Licorice root, a familiar flavor to many of us, contains a compound that is 50 times sweeter than sugar. For those of us who crave sweets when we’re stressed out, the taste of this root hints at one of its great medicinal actions: soothing adrenal burnout. An indispensable friend to those who are “wired, tired, and dried out,” Licorice root nourishes the adrenals and the thyroid, moistens dry coughs, bronchial conditions, and asthma, providing welcome moisture in this often dry season. Licorice also coats the digestive system and is helpful in soothing gastric ulcers and mild constipation.

In Traditional Chinese Medicine (TCM), formulas often contain Licorice as a harmonizer. Licorice root coheres and directs the actions of other herbs, essentially making the formula effective. Additionally, Licorice has an affinity for the liver and can alleviate conditions such as hepatitis and cirrhosis. As an herb or as a treat, Licorice will bring sweetness and harmony into your New Year!   

4. Elecampane for Expectoration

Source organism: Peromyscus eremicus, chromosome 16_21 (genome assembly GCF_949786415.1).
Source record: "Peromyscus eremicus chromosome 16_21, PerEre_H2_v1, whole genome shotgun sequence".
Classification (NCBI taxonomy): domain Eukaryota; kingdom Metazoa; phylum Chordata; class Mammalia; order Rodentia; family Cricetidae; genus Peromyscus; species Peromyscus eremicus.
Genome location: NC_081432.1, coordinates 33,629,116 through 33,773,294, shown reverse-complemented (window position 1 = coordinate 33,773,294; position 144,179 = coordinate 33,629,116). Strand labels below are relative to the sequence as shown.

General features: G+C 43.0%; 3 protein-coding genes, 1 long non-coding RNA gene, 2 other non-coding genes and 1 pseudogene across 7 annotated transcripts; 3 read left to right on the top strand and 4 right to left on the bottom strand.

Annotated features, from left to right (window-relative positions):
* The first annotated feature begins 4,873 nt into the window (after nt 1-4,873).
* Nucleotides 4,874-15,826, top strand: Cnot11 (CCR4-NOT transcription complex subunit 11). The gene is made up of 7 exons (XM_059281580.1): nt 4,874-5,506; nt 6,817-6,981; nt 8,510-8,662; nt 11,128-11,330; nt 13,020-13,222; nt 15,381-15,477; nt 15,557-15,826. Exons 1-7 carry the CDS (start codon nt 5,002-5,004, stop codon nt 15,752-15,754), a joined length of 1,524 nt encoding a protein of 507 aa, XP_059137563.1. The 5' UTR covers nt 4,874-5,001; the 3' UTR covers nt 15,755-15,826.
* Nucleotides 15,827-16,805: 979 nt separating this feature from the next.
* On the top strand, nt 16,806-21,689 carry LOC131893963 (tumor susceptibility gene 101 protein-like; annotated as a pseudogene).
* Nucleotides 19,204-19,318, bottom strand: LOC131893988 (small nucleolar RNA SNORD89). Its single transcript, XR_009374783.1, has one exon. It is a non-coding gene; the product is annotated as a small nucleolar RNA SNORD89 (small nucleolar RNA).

Though we use the root of Elecampane for medicine, it’s lovely to recall its tall, sunny flower in the depths of winter. Its flower essence helps us feel more comfortable being ourselves, integrating new information and experiences, and communing with higher powers. Elecampane was once a food, tonic, and medicine to ancient Europeans. Modern herbalists generally use the root as a warming and stimulating remedy. Elecampane is wonderful for stagnant digestive issues. It balances blood sugar levels and aids beneficial gut flora, as it is both bitter and rich in prebiotic inulin.

In TCM, Elecampane flowers are used to reduce nausea and bring back appetite after chemotherapy. In the Ayurvedic tradition, the root is used to diminish skin tags, warts, and respiratory trouble. Often used as a respiratory expectorant, Elecampane works well in cough syrups. It’s especially helpful when the person cannot cough deeply enough to bring up lingering mucus. Elecampane also acts as an anesthetic for throat and chest pain due to persistent coughing.